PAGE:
Herbs: Basil is the top annual herb for summer (Click here to learn more about growing basil in containers). It can be grown and harvested all through the season–whether you choose sweet basil, lemon basil, or Thai basil (the compact ‘Siam Queen’ is my favorite). Other culinary herbs for hot summer weather include lemongrass (click here to learn more about growing lemongrass), mint, oregano, summer savory, and rosemary (click here to learn more about harvesting and storing summer herbs.)
Fruit: Tomatoes, peppers, eggplant, and cucumbers are the four best savory fruits of summer. These are the staples that many gardeners rely on for summer garden harvest, especially tomatoes (click here to learn more about growing the best cherry tomatoes, beefsteak tomatoes, and sauce tomatoes). All of these fruits require summer warmth for full development and flavor. (Click here for some of my favorite tomato varieties!)
Melons are everyone’s favorite garden fruits for summer. All are easy to grow if you have space (click here to learn more about growing melons). Watermelon, cantaloupe, and honeydew melons are all nutritious and low-calorie. Summer is when many perennial and tree fruits are at their prime. Blueberries, blackberries, mid-season raspberries, cherries, and peaches are all also ready by early to midsummer. Planting these fruits is an investment but one that’s worth it if you value growing your own fresh fruit. (Click on these links to learn more about growing blueberries, blackberries and raspberries, cherries, and patio peaches.)
Fall Garden Sustenance Edibles
Protein: Few protein-rich vegetables grow at this time, but this is when shelling beans dry for harvest and winter storage. Choose a variety of flavorful shelling beans that you can enjoy all winter long like the red soup beans ‘Vermont Cranberry’ or classic white ‘Cannellini ‘ beans. You should also replant brassicas in late summer to they can sweeten up with the fall frost. Broccoli, broccoli rabe, and cauliflower are all great choices
Carbohydrates: Beets, carrots, radishes, turnips should be planted by early fall for late-fall harvest. (Click here to learn more about growing late-season root vegetables) Choose winter carrot varieties and extra sweet beets that will remain harvestable after frost. Leeks should also be ready to harvest after the first light frost of the season. This is when they taste their sweetest. Nutritious winter squash and pumpkins should also be fully mature by early to mid-fall.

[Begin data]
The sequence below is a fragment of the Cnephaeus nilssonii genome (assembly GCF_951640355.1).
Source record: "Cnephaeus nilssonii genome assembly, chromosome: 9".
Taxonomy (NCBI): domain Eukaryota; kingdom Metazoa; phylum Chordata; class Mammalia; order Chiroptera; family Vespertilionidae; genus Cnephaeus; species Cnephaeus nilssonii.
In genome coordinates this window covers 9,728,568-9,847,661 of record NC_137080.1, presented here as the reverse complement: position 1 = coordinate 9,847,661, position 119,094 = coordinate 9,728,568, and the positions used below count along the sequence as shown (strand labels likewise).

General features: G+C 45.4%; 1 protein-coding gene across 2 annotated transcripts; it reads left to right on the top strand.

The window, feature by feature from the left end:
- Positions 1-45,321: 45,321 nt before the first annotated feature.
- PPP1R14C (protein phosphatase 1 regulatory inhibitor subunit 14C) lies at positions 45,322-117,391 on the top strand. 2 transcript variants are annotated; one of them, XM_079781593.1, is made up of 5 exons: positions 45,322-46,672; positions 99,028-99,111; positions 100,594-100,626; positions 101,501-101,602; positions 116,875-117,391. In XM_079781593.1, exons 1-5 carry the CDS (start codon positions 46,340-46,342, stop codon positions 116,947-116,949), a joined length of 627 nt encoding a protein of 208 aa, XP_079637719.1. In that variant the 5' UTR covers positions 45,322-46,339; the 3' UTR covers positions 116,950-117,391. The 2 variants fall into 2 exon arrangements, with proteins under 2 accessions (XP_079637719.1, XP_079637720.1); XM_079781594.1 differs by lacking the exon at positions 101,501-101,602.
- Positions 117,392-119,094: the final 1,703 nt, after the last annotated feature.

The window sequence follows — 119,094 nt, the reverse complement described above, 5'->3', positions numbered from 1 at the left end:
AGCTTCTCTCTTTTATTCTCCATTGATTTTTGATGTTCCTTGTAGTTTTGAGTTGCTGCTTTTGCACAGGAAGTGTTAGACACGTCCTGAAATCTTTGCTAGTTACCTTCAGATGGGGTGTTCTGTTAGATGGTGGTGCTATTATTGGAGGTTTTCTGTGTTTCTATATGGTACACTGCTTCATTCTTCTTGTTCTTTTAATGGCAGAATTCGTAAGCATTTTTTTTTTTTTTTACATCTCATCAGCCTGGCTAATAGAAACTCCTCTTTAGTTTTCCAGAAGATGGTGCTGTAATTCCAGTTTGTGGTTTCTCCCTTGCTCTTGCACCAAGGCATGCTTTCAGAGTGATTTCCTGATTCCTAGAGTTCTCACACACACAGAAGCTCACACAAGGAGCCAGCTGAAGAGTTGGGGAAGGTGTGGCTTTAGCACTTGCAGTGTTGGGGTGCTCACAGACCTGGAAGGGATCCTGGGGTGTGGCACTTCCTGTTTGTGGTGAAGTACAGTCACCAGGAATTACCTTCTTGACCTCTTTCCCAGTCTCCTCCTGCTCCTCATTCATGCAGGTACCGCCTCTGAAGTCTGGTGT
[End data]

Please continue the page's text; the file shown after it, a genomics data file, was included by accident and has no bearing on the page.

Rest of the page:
Greens: Replant the same cool-season greens of spring and consider throwing in a few kales and collard greens. Kales of all colors and sizes are pretty in the garden and delicious, and collards are reliable producers with large leaves and high yields. Both grow sweeter with frost. I like the flavor of blue-green ‘Lacinato’ kale
Herbs: Annual cool-season herbs are also back on the menu. Evergreen sage and rosemary are also available for favorite fall dishes. Sage pairs particularly well with winter squash.
Fruit: Apples, pears, and persimmons are the fruits of fall. Small-space gardeners should consider planting dwarf trees for home gardening. (Click here to read more about growing dwarf apples.) This is also when hazelnuts, pecans, and walnuts can be culled from the ground and roasted. (Click on the links to read more about growing hazelnuts and pecans.)
Winter Garden Sustenance Edibles
Assuming you don’t live in the American South or Southwest, there are only a handful of garden edibles suitable for cold-frame growing in winter. (Read more about high-desert vegetable gardening.) These consist of cool-season greens, root vegetables, and herbs. Then, after the cold of winter wanes, it will be time to start planning and planting your sustenance vegetable garden once again.
Vegetable Planting Time Season Seeding
Bush Beans Spring, Summer Warm Outdoor
Pole Beans Spring (after frost) Warm Outdoor
Beets Spring to Fall Warm/Cool Outdoor
Broccoli Spring, Summer Cool Indoor
Cabbage Spring, Summer Cool Indoor
Carrots Spring, to Fall Warm /Cool Outdoor
Corn Late Spring Warm Outdoor
Cucumbers Spring (after frost) Warm Outdoor
Eggplant Spring (after frost) Warm Indoor
Kale Spring, Summer Cool Indoor
Kohlrabi Spring Cool Indoor
Leeks Spring Cool Indoor
Lettuce Spring, Summer Cool Indoor
Melons Spring (after frost) Warm Outdoor
Okra Late Spring Warm Outdoor
Onion Sets Mid-Spring Warm Outdoor
Onion(Spring) Early Spring Cool Indoor
Peas Early Spring, Summer Cool Outdoor
Peppers Mid-Spring (after frost) Warm Indoor
Potato Sets Spring Cool Outdoor
Pumpkins Mid-Spring (after frost) Warm Outdoor
Radishes Early Spring Cool Outdoor
Spinach Early Spring Cool Indoor
Zucchini/Squash Mid-Spring (after frost) Warm Outdoor
Sweet Potatoes Late Spring Warm Outdoor
Swiss Chard Early Spring Cool/Warm Indoor
Tomatoes Mid-Spring (after frost) Warm Indoor
Turnips Early Spring Cool Outdoor
This site may contain content (including images and articles) as well as advice, opinions and statements presented by third parties. Sun Gro does not review these materials for accuracy or reliability and does not endorse the advice, opinions, or statements that may be contained in them. Sun Gro also does not review the materials to determine if they infringe the copyright or other rights of others. These materials are available only for informational purposes and are presented “as is” without warranty of any kind, express or implied, including without limitation warranties of merchantability, fitness for a particular purpose, and non-infringement. Reliance upon any such opinion, advice, statement or other information is at your own risk. In no event shall Sun Gro Horticulture Distribution, Inc. or any of its affiliates be liable to you for any inaccuracy, error, omission, fact, infringement and the like, resulting from your use of these materials, regardless of cause, or for any damages resulting there from.